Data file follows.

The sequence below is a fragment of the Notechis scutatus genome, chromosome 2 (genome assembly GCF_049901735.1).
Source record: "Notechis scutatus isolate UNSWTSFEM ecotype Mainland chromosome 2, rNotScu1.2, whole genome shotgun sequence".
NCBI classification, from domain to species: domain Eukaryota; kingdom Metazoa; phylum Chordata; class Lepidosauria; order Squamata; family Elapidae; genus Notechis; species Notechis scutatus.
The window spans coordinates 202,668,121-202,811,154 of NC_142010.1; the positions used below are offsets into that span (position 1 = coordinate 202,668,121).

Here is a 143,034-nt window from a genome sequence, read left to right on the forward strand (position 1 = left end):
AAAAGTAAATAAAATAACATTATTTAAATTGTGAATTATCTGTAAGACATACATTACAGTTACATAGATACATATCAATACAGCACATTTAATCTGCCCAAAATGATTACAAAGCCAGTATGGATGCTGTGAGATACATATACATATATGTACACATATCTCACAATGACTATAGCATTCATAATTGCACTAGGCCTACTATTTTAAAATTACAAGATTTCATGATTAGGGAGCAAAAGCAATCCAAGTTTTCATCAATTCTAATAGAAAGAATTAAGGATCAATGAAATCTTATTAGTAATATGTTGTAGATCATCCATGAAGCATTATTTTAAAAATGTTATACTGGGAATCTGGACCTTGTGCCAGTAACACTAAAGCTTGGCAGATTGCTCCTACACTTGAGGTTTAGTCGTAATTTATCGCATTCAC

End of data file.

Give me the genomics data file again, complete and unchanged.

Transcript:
The sequence below is a fragment of the Notechis scutatus genome, chromosome 2 (genome assembly GCF_049901735.1).
Source record: "Notechis scutatus isolate UNSWTSFEM ecotype Mainland chromosome 2, rNotScu1.2, whole genome shotgun sequence".
NCBI classification, from domain to species: domain Eukaryota; kingdom Metazoa; phylum Chordata; class Lepidosauria; order Squamata; family Elapidae; genus Notechis; species Notechis scutatus.
The window spans coordinates 202,668,121-202,811,154 of NC_142010.1; the positions used below are offsets into that span (position 1 = coordinate 202,668,121).

Here is a 143,034-nt window from a genome sequence, read left to right on the forward strand (position 1 = left end):
AAAAGTAAATAAAATAACATTATTTAAATTGTGAATTATCTGTAAGACATACATTACAGTTACATAGATACATATCAATACAGCACATTTAATCTGCCCAAAATGATTACAAAGCCAGTATGGATGCTGTGAGATACATATACATATATGTACACATATCTCACAATGACTATAGCATTCATAATTGCACTAGGCCTACTATTTTAAAATTACAAGATTTCATGATTAGGGAGCAAAAGCAATCCAAGTTTTCATCAATTCTAATAGAAAGAATTAAGGATCAATGAAATCTTATTAGTAATATGTTGTAGATCATCCATGAAGCATTATTTTAAAAATGTTATACTGGGAATCTGGACCTTGTGCCAGTAACACTAAAGCTTGGCAGATTGCTCCTACACTTGAGGTTTAGTCGTAATTTATCGCATTCAC